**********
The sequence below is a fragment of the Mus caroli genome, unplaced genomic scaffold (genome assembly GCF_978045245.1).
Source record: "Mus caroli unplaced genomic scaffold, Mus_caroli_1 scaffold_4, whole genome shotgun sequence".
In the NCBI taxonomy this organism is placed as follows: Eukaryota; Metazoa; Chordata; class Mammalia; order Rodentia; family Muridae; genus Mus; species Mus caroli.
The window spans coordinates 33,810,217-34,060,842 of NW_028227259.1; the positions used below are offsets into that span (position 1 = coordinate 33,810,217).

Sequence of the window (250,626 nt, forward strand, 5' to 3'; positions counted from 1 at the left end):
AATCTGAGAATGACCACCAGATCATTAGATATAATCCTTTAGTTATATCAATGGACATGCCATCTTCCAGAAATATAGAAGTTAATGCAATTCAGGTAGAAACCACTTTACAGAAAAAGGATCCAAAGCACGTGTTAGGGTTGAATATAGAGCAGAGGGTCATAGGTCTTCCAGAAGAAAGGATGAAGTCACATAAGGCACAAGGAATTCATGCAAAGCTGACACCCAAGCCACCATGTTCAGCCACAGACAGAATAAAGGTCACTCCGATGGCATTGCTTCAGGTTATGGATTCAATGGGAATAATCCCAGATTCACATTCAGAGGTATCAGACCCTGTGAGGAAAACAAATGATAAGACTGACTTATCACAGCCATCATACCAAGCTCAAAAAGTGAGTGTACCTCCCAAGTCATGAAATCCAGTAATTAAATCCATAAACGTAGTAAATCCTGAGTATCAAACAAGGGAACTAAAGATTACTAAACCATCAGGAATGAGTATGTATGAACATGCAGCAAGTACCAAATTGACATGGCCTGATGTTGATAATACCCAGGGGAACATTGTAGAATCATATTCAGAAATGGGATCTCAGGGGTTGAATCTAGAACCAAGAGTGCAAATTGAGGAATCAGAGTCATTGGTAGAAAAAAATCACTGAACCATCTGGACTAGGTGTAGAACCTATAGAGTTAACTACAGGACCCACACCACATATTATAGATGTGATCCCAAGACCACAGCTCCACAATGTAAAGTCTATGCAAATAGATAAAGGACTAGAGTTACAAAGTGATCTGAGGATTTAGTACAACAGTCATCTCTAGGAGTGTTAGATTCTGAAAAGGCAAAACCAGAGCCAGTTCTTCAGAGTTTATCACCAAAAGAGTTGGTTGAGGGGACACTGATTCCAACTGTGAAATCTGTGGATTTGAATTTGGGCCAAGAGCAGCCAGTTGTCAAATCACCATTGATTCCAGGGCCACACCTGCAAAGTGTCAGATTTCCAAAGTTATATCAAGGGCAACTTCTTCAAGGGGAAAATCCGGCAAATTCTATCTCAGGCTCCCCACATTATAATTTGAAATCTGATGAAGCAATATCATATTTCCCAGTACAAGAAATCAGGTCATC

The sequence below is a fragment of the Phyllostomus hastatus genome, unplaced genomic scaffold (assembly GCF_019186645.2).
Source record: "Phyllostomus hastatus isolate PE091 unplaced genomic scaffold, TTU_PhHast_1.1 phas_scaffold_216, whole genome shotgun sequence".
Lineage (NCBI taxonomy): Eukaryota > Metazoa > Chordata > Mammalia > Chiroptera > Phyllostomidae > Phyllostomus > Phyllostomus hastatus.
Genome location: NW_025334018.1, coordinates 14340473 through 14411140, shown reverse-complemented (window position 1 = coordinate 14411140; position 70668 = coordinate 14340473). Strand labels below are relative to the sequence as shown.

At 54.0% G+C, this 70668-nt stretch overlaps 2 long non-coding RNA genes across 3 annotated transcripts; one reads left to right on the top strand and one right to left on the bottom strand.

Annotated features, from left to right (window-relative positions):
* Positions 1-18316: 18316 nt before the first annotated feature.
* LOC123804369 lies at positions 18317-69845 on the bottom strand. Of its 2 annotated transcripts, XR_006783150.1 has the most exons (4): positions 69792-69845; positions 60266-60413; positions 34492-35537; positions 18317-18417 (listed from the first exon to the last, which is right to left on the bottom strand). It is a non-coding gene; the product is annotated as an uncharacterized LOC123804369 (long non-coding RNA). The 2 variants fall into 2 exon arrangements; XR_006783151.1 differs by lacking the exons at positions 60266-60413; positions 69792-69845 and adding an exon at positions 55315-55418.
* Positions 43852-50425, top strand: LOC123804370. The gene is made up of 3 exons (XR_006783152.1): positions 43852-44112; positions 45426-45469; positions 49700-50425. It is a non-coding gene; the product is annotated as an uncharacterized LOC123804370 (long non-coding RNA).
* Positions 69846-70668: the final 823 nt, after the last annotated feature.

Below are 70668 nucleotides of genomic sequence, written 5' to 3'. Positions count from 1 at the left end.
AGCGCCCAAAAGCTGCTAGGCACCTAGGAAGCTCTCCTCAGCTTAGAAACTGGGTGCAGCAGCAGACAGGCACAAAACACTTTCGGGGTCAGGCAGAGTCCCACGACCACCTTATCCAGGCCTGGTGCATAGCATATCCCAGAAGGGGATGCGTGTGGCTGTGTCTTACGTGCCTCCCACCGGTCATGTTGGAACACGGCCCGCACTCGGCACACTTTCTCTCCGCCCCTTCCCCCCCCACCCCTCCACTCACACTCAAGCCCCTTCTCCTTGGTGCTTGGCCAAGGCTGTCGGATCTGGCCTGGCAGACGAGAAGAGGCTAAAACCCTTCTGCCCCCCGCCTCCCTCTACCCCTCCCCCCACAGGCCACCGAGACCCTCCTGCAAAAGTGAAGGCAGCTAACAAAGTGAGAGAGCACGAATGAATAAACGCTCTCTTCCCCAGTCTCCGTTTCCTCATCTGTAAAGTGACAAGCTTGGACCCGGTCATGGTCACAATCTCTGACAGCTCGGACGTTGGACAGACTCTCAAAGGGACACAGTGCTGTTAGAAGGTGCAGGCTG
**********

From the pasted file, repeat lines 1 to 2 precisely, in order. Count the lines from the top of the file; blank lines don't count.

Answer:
The sequence below is a fragment of the Mus caroli genome, unplaced genomic scaffold (genome assembly GCF_978045245.1).
Source record: "Mus caroli unplaced genomic scaffold, Mus_caroli_1 scaffold_4, whole genome shotgun sequence".